Eric: This video’s brought to you by Sailrite.
Visit Sailrite.com for all your project supplies, tools, and instructions.
Need to sew binding on carpet and flooring? In this video are some simple tips which will
help improve the process of sewing the binding around gentle outside curves using the Sailrite
1 ¼” Binder. Okay, a couple of things that we’re doing
here that are a little bit, uh, making a couple of minor adjustments to make this sometimes
work a little better with thicker things like flooring. First off, what we’ve done is
we’ve set the binder. We’ve canted it just a little bit to where it is pointing
to the left. What that will do is as you’re feeding, it’ll help you to not have this
portion of the binder in the way. If you’ve got it completely straight, or even worse
canted this way, then you’re going to have a tough time keeping the material all the
way over at the needle, which is of course where it’s most important. So you can see
we’ve got it canted just a little bit that way.
The other thing that we’ve done here is we have actually set the binding attachment
basically as close up to the foot as possible. You can see that when I drop the foot and
rotate the machine, you can see that the foot comes almost to that, but not quite touching
it. So you get just a little bit of gap there. So we’ve got this moved forward as far as
we can. Lastly, what we’ve done is we’ve taken
one of our Suisei Magnetic Sewing Guides and we’ve set this up behind here basically
to act as an additional fence. What that’ll do for us is as the material exists the binder,
it will help to keep everything…for instance, if we push over here, the binding may want
to push out. Well, by taking this guide- and as you can see it sticks quite a bit- by taking
this guide and just setting it in here, what we’re doing is we’re basically extending
out the fence of the guide. So that way as the material exists and pushes over, you’re
not going to push the binding out from underneath the material.
Lastly, sometimes this is necessary, sometimes not, but sometimes the binder will have a
tendency to want to come backwards on you. What we’ve done is we’ve went ahead and
stuck a second guide there. That’ll help keep the binder from kicking out when you’re
going around curves. What we’re using for a binding is the Felt
Polyester Tape Binding. This is a really economical binding, but it does hold up quite well. The
nice thing, too, is also it conforms really well to curves. It does sew nicely. The edges,
as you can see, are just finished. There’s no folding or anything so there’s not a
lot of thickness to it. So it does fold over nicely and work well.
Once again probably the most important thing to remember as your sewing is, of course,
practice makes perfect, but most importantly is you need to learn to be focused on what’s
going on right here. When you first start out, you have a tendency to maybe focus back
here as far as where you’re feeding. But in reality, it doesn’t matter where you’ve
got the material here. What matters is where it’s at underneath the needle. So you definitely
want to pay attention to that portion more than anything. Eric: This is being sewn with the Sailrite
Fabricator Sewing Machine Power Stand with a Workhorse Servo Motor available exclusively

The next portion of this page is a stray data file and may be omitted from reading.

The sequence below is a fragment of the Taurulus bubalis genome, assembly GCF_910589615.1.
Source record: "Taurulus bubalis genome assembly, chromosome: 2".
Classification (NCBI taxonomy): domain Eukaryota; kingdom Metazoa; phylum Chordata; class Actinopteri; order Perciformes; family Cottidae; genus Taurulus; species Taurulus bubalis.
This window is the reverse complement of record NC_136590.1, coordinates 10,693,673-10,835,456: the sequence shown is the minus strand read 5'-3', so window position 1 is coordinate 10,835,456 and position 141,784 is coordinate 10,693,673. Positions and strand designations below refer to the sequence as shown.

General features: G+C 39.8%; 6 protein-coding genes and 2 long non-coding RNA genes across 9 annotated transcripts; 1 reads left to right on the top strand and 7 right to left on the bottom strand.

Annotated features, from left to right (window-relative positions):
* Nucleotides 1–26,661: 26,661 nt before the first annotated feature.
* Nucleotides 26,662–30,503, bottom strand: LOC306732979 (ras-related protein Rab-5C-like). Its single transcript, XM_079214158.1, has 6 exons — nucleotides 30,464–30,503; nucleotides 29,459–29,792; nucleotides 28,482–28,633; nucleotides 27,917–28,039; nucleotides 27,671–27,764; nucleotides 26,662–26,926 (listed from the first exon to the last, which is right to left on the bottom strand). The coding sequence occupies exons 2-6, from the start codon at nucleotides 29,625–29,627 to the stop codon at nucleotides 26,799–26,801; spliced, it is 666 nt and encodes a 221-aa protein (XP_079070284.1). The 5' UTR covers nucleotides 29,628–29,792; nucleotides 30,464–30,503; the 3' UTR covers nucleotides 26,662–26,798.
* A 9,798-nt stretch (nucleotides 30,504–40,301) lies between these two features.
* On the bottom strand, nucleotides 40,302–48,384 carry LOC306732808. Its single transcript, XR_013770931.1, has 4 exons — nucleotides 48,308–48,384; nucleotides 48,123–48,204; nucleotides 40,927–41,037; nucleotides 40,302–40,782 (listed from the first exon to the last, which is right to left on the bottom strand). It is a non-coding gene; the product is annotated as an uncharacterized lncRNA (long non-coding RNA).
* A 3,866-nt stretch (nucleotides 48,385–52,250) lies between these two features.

at Sailrite. Especially when you’re getting to curves,
you can see as I’m curving it, I’m walking around the curve and I’m focused on the
needle, not on the binder. Eric: The Sailrite 1 ¼” Swing Away Straight
Binder is excellent for straight-aways and outside gentle curves like this. It is not
very good for inside curves. In fact, we swing it out of the way and do the inside curves
by hand when we reach those. But as you can see in this video, it works great for straight-aways
and gentle outside curves. The flooring we’re sewing this binding to
is a marine quality vinyl mesh with a foam backing. It’s called Infinity Luxury Woven
Flooring and it’s available at Sailrite. Now as you can see we’ve got a few different
types of bindings and they all perform just a little bit differently. Now this particular
binding you can see what happens is sometimes it maybe gathers just a little bit there,
but because it is fairly conformable, basically you can just take it after you’re done and
just flatten that all out nice. It’ll really take to that pretty nicely. Now on the underside,
you can see back here in this corner right here, I nearly missed it. Now I did manage
to keep it all in there, but as you’re coming around the corners, this binding (because
it is pretty conformable) may have a tendency to want to go towards the top versus the bottom.
But still we managed to get a pretty good cut there.
Now with this type of binding, it is a little bit more…it’s a little bit stiffer. What
happens there is you can see on the backside it tended to stay in place a little better.
It didn’t want to walk up towards the front like it did on the bottom. That might also
be just because of the grippiness of the binding itself. Still lays pretty nice and flat. You
can kind of work it into place a little bit. Now this is Sunbrella Acrylic Binding. Now
Sunbrella Acrylic Binding you can see takes the curves very nicely and probably gives
you the cleanest edge. But because of its stiffness, you may have a tendency for Sunbrella
Acrylic Binding to create a mat that doesn’t necessarily want to lay completely flat in
the corners. You can see that if I push down it wants to pop up, or push up it wants to
stay up. So you may have a little bit of issue there. Now that could work itself out over
time, but that is one instance where the softer, more conformable binding might be superior. Eric: Thanks for watching. If you have questions,
give us a call at Sailrite.